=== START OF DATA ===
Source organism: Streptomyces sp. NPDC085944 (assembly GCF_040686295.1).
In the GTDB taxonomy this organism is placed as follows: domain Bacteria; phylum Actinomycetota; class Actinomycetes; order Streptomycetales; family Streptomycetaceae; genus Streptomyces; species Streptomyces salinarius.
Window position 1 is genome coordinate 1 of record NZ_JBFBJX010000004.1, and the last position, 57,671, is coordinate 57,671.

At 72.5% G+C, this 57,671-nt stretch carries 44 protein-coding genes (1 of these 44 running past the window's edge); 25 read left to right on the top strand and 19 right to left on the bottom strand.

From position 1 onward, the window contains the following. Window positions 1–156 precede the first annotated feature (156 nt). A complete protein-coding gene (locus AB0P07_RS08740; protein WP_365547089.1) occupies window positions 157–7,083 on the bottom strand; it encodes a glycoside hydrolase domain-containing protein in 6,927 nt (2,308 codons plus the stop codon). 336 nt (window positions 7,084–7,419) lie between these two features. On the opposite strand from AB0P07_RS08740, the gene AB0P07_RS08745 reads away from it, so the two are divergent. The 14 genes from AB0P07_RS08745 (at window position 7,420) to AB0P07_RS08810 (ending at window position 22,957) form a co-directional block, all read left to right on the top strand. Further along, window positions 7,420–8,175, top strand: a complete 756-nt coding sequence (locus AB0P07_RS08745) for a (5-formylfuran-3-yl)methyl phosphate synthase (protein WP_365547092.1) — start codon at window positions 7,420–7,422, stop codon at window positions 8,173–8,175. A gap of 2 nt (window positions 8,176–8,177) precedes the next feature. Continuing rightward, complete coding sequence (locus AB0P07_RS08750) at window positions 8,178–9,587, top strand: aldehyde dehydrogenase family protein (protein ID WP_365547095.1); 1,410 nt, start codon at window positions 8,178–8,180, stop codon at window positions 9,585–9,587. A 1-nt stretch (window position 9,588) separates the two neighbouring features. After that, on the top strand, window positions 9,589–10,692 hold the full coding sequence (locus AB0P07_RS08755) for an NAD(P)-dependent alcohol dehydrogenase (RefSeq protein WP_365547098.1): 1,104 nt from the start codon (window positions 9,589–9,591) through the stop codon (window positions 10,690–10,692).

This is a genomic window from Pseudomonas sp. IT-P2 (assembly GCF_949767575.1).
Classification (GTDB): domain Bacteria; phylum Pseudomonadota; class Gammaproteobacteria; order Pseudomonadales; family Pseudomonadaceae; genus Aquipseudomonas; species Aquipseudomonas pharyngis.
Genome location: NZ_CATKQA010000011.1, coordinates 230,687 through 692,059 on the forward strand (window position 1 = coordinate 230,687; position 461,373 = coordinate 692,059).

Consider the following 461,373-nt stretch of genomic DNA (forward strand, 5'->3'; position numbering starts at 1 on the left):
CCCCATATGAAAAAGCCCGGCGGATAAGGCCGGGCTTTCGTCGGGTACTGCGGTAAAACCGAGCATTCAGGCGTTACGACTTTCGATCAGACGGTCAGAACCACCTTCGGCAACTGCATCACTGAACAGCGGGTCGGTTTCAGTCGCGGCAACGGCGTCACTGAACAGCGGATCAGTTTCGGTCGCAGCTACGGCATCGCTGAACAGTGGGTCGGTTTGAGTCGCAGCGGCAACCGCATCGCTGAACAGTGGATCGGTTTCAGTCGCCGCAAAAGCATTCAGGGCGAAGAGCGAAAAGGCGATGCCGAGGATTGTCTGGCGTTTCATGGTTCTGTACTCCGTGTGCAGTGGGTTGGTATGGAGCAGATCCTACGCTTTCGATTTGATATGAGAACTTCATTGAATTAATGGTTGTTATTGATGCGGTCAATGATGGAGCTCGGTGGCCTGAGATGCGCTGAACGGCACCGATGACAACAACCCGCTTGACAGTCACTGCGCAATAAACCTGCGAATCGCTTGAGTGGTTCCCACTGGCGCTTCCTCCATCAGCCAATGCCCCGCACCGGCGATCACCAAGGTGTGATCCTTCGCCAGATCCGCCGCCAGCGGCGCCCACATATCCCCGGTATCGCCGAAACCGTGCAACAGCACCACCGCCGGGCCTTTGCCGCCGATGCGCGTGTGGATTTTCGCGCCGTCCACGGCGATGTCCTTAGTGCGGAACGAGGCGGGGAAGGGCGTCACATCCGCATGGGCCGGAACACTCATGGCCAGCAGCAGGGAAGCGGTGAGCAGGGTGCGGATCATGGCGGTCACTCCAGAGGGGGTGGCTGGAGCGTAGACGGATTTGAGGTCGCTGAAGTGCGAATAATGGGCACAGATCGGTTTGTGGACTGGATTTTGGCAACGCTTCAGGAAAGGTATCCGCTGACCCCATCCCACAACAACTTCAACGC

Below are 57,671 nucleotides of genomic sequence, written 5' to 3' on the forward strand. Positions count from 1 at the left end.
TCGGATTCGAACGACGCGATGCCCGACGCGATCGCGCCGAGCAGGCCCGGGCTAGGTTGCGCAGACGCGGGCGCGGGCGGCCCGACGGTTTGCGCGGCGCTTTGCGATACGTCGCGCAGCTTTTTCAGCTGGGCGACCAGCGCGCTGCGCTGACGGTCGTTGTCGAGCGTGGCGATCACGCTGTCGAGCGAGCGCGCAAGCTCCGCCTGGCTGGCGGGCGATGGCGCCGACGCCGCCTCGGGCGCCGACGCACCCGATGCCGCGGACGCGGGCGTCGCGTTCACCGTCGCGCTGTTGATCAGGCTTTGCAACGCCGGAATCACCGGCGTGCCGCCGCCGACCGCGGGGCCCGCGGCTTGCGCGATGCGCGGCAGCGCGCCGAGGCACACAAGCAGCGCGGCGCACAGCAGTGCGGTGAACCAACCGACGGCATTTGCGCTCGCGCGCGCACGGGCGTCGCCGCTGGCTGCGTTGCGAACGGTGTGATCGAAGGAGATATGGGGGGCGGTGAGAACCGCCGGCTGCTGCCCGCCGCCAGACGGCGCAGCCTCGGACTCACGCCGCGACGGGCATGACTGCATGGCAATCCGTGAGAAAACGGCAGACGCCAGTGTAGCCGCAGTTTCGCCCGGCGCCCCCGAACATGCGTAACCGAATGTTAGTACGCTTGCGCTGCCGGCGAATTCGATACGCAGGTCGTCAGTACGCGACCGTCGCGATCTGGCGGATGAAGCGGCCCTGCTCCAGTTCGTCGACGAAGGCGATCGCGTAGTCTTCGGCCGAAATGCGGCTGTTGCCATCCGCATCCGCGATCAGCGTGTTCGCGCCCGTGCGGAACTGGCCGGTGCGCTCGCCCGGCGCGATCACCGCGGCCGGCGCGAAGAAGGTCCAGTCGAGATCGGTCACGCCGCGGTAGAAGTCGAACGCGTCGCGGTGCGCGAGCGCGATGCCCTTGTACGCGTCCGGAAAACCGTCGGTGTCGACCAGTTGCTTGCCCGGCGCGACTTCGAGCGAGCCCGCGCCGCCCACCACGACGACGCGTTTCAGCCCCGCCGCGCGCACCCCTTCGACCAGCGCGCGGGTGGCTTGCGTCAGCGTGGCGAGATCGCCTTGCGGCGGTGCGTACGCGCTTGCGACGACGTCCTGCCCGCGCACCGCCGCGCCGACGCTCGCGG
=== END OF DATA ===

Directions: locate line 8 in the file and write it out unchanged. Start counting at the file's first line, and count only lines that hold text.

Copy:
Genome location: NZ_CATKQA010000011.1, coordinates 230,687 through 692,059 on the forward strand (window position 1 = coordinate 230,687; position 461,373 = coordinate 692,059).